Special Interest Projects

Each year, the CDC releases a group of Special Interest Projects (SIPs) through the Prevention Research Center (PRC) Program. Only one application per SIP per PRC is allowed. We send out information about SIPs via our mailing list at the end of each year. You can subscribe here.

The 2022 SIPs were announced on December 23, 2022.

If you would like to apply for a SIP (listed below), submit an interest form by January 5, 2022 at 12PM Central. The deadline to submit the final application to the CDC is March 4, 2022.

If you have any questions, please contact Lori Uttech-Hanson (uttechhanson@wisc.edu).

2022 SIPs

The 2022 Special Interest Project Grants Notice was released on December 23, 2021. If you are interested in any of the SIPs (see below), you can begin the internal application process by submitting a 2022 SIP Interest Survey to the University of Wisconsin-Madison Prevention Research Center (UWPRC). The interest survey is due January 5, 2022 at 12 PM Central. The deadline for the UWPRC to submit Special Interest Project funding applications to the CDC is March 4, 2022.

Funding and Awards

14 awards anticipated for an estimated $8,280,000.

Eligibility

Competition is limited to institutions awarded a Prevention Research Center (PRC) under CDC RFA-DP-19-001. One application per project per PRC; UWPRC is one of 26 PRCs, nationally. The project lead also must have or be eligible for Principal Investigator status at the University of Wisconsin-Madison.

Description

This Notice of Funding Opportunity (NOFO) will provide supplemental funding to Prevention Research Centers (PRCs) to conduct Special Interest Projects (SIPs) to design, test, evaluate, disseminate and translate effective applied public health prevention research on interventions (i.e. programs, practices, policies, or strategies) and tools developed in real-world settings to address the leading causes of illness, disabilities, and death in the United States.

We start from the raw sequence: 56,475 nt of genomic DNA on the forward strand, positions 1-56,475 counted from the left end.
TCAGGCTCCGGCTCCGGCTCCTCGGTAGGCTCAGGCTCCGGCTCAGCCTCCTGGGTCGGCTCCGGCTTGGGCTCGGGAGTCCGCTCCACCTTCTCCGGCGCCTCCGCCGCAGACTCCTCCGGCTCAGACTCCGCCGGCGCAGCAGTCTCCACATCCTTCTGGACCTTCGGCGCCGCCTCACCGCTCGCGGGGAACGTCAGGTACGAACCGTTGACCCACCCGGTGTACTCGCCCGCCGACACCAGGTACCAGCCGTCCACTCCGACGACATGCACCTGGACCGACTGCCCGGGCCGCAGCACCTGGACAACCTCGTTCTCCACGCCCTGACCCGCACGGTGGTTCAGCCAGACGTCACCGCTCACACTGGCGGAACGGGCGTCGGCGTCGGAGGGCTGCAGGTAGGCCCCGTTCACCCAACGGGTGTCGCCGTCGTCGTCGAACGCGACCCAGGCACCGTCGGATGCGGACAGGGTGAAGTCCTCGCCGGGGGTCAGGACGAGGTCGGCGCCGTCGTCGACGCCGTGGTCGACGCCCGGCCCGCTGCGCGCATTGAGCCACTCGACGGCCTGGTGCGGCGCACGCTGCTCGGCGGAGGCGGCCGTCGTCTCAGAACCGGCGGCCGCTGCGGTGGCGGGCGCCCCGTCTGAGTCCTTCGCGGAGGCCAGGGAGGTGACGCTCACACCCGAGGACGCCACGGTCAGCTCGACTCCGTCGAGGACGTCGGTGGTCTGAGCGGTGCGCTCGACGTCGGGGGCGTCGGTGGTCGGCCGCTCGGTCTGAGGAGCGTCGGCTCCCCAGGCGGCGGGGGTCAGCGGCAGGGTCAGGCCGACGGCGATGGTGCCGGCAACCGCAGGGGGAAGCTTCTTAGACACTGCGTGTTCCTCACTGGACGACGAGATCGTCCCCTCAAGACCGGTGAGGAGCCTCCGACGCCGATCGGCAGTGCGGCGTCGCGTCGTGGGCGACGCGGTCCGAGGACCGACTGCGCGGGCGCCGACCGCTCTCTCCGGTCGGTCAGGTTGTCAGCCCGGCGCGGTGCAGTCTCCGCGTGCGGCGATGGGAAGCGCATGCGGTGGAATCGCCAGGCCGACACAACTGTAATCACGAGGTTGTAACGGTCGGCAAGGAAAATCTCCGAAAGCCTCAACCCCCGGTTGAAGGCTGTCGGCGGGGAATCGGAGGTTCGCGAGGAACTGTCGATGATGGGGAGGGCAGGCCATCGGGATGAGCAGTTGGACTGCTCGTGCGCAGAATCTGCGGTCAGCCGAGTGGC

Project Topic Areas

This NOFO supports efforts that align with Healthy People 2030, CDC’s Health Impact in 5 Years (HI-5) Initiative, and the National Center for Chronic Disease Prevention and Health Promotion’s Four Domains of Chronic Disease Prevention. See the funding announcement (Related Documents tab) for more information.

SIP 22-001: Process, Outcome, and Cost Evaluation of Free Sunscreen Dispensers in Outdoor Community Settings
This project will help to fill research gaps on the impact of free sunscreen dispensers on sun- safety knowledge, attitudes, beliefs, and behaviors. Findings from this project will help to inform best practices for future community-level skin cancer prevention efforts, including work being done by CDC-funded Comprehensive Cancer Control programs.

SIP 22-002: Electronic Health Record Study to Examine Factors and Diagnostic Pathways that Facilitate Early Ovarian Cancer Diagnoses
This project will contribute to the evidence base for recommendations and best practices that clinicians and health care systems might use in identifying ovarian cancers earlier. Shifting the majority of ovarian cancer cases to earlier stages at diagnosis may lead to significant population-based increases in survival.